County signs off with Triad on road care
Washington County Commissioners signed off on a Roadway Use, Repair and Maintenance Agreement (RUMA) with Triad Hunter, LLC on Thursday.
The RUMA concerns Aurelius Township Road 305. The agreement is for 1.71 miles, from Ohio 821 to the Washington County line.
County Engineer Roger Wright said there are pre-project improvements Triad is going to complete on the road, such as widening it and adding gravel. He added that if Triad wouldn’t have agreed to the improvements before starting its well drilling project, the company would have had to put up a $200,000 bond.
“If they’ll build the road up, then they avoid the bond issue,” Wright said, adding that the bond is simply to “protect the county to make sure the road doesn’t get destroyed” during drilling operations where oil and gas traffic is increased.
Wright said oftentimes during pre-project improvements, companies will do geotech analyses of the roads, which involves taking core samples. He said this is most often done on asphalt roads, and Township Road 305 is gravel with patches of chip and seal, which makes the analysis a little redundant.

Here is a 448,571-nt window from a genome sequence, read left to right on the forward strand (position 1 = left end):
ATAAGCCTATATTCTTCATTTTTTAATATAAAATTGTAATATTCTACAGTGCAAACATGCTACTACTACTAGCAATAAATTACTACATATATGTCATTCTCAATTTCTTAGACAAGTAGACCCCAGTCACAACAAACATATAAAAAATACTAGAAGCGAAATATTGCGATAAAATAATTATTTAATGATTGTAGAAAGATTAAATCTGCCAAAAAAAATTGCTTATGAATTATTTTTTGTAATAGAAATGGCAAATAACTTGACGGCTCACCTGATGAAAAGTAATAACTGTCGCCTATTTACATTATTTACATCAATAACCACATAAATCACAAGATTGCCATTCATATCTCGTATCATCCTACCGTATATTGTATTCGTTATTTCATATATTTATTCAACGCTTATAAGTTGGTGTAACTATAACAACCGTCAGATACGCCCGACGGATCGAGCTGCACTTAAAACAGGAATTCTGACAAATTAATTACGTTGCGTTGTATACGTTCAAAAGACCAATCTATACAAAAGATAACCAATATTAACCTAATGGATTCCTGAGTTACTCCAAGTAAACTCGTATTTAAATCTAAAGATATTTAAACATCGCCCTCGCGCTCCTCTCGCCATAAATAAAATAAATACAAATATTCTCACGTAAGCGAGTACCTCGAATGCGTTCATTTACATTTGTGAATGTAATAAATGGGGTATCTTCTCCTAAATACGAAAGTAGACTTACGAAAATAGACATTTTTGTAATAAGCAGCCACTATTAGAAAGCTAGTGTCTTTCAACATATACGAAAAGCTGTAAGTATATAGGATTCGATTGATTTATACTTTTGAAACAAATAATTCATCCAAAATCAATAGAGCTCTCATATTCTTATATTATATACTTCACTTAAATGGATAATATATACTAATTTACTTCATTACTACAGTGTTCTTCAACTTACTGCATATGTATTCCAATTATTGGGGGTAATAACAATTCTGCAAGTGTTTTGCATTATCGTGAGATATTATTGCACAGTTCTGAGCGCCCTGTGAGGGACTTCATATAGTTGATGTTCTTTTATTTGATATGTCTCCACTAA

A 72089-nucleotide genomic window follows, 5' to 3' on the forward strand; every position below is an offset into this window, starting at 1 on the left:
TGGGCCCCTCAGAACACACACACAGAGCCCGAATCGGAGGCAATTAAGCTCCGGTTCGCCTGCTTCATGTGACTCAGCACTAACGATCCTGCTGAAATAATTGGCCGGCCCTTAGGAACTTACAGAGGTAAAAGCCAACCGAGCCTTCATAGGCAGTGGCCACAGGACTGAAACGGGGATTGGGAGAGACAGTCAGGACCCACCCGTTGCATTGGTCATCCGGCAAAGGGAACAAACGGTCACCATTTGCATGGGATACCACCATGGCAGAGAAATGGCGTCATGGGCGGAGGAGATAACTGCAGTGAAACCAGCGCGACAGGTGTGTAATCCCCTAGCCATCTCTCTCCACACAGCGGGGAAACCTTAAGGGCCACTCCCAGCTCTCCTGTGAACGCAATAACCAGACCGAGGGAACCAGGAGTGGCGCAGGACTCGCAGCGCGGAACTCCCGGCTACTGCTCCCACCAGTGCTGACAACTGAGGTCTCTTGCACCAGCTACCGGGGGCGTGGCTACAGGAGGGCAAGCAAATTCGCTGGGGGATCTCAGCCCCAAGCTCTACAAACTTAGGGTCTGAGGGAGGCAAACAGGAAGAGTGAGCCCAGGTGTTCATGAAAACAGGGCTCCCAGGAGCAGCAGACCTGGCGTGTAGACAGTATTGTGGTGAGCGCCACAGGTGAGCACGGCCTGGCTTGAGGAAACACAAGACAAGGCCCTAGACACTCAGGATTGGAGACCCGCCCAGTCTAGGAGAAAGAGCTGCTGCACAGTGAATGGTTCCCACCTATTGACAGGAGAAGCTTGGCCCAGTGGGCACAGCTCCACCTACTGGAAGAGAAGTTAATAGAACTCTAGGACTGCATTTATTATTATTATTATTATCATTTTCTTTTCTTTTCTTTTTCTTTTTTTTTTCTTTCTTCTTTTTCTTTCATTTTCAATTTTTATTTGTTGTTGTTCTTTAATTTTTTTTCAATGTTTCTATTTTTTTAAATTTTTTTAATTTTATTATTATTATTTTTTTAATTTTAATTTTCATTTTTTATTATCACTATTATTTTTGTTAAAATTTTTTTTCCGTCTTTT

“You’ve got gravel and some dirt,” Wright said, but added that a core sample could be taken to see what else was under the gravel, such as clay or limestone.
He said the road would be widened and ditched, and quite a bit of gravel would be added.
“At the end of the day…it’s going to be a better road than it was before,” he said.
Jim Denny, Triad Hunter’s president and chief operating officer, said operations should begin around mid-April.
In other business, the county entered into an agreement with Woolpert Inc. for digital imagery services.
The service is a part of new GIS (geographic information system) mapping which will improve resolution on future maps.
“It’s going to allow greater resolution for property lines to be determined,” said Commission President Ron Feathers.
He said the previous resolution was about four feet, which will been taken down to around a six-inch accuracy.
Feathers said the county is paying a portion but so is the Washington County Sheriff’s Office, the County Engineer, the County Auditor and the cities of Marietta and Belpre. The total cost for the project is around $88,099.
Commissioner David White said the cooperation through the various departments made the process easier.
“Had we not had everybody on board, it would have been harder,” he said. “(Having the cooperation) made it an easy thing to do.”
Wright said the project, once complete, will be on the county auditor’s website and the tax map office will have a copy. He said the process would be done in a flyover via plane and a series of photos would be taken. After that, the images will be stitched together and flattened, ensuring that the maps will be seamless and any distortions of the earth aren’t there.
Wright said he anticipated the project would be finished in late spring or early summer.